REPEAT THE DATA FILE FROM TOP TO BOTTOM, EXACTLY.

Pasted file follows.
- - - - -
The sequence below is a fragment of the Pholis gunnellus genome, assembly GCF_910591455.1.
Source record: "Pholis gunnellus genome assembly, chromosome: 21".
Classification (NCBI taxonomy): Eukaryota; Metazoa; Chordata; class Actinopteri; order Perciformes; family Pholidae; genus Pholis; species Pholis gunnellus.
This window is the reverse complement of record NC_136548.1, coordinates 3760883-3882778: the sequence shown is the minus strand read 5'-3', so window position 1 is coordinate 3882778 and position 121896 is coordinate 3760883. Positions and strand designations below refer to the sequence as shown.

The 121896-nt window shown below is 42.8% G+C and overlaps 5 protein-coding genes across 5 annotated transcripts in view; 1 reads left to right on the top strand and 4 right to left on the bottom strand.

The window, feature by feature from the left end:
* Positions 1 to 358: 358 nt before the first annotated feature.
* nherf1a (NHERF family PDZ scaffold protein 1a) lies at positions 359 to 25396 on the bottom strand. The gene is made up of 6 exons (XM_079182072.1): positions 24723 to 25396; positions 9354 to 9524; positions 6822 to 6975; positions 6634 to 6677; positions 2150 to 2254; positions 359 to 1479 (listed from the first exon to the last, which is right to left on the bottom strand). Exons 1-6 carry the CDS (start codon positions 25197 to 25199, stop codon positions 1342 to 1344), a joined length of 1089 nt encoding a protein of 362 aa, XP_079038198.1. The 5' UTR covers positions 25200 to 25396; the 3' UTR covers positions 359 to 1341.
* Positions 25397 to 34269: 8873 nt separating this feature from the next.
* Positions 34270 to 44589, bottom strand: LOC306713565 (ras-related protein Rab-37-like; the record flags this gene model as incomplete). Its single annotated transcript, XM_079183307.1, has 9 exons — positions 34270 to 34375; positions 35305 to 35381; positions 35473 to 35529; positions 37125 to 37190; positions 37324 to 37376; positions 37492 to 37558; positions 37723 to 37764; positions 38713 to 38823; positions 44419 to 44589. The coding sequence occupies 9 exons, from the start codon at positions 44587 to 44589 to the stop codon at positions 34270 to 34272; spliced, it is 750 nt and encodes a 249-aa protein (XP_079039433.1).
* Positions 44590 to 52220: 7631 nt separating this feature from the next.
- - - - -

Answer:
The sequence below is a fragment of the Pholis gunnellus genome, assembly GCF_910591455.1.
Source record: "Pholis gunnellus genome assembly, chromosome: 21".
Classification (NCBI taxonomy): Eukaryota; Metazoa; Chordata; class Actinopteri; order Perciformes; family Pholidae; genus Pholis; species Pholis gunnellus.
This window is the reverse complement of record NC_136548.1, coordinates 3760883-3882778: the sequence shown is the minus strand read 5'-3', so window position 1 is coordinate 3882778 and position 121896 is coordinate 3760883. Positions and strand designations below refer to the sequence as shown.

The 121896-nt window shown below is 42.8% G+C and overlaps 5 protein-coding genes across 5 annotated transcripts in view; 1 reads left to right on the top strand and 4 right to left on the bottom strand.

The window, feature by feature from the left end:
* Positions 1 to 358: 358 nt before the first annotated feature.
* nherf1a (NHERF family PDZ scaffold protein 1a) lies at positions 359 to 25396 on the bottom strand. The gene is made up of 6 exons (XM_079182072.1): positions 24723 to 25396; positions 9354 to 9524; positions 6822 to 6975; positions 6634 to 6677; positions 2150 to 2254; positions 359 to 1479 (listed from the first exon to the last, which is right to left on the bottom strand). Exons 1-6 carry the CDS (start codon positions 25197 to 25199, stop codon positions 1342 to 1344), a joined length of 1089 nt encoding a protein of 362 aa, XP_079038198.1. The 5' UTR covers positions 25200 to 25396; the 3' UTR covers positions 359 to 1341.
* Positions 25397 to 34269: 8873 nt separating this feature from the next.
* Positions 34270 to 44589, bottom strand: LOC306713565 (ras-related protein Rab-37-like; the record flags this gene model as incomplete). Its single annotated transcript, XM_079183307.1, has 9 exons — positions 34270 to 34375; positions 35305 to 35381; positions 35473 to 35529; positions 37125 to 37190; positions 37324 to 37376; positions 37492 to 37558; positions 37723 to 37764; positions 38713 to 38823; positions 44419 to 44589. The coding sequence occupies 9 exons, from the start codon at positions 44587 to 44589 to the stop codon at positions 34270 to 34272; spliced, it is 750 nt and encodes a 249-aa protein (XP_079039433.1).
* Positions 44590 to 52220: 7631 nt separating this feature from the next.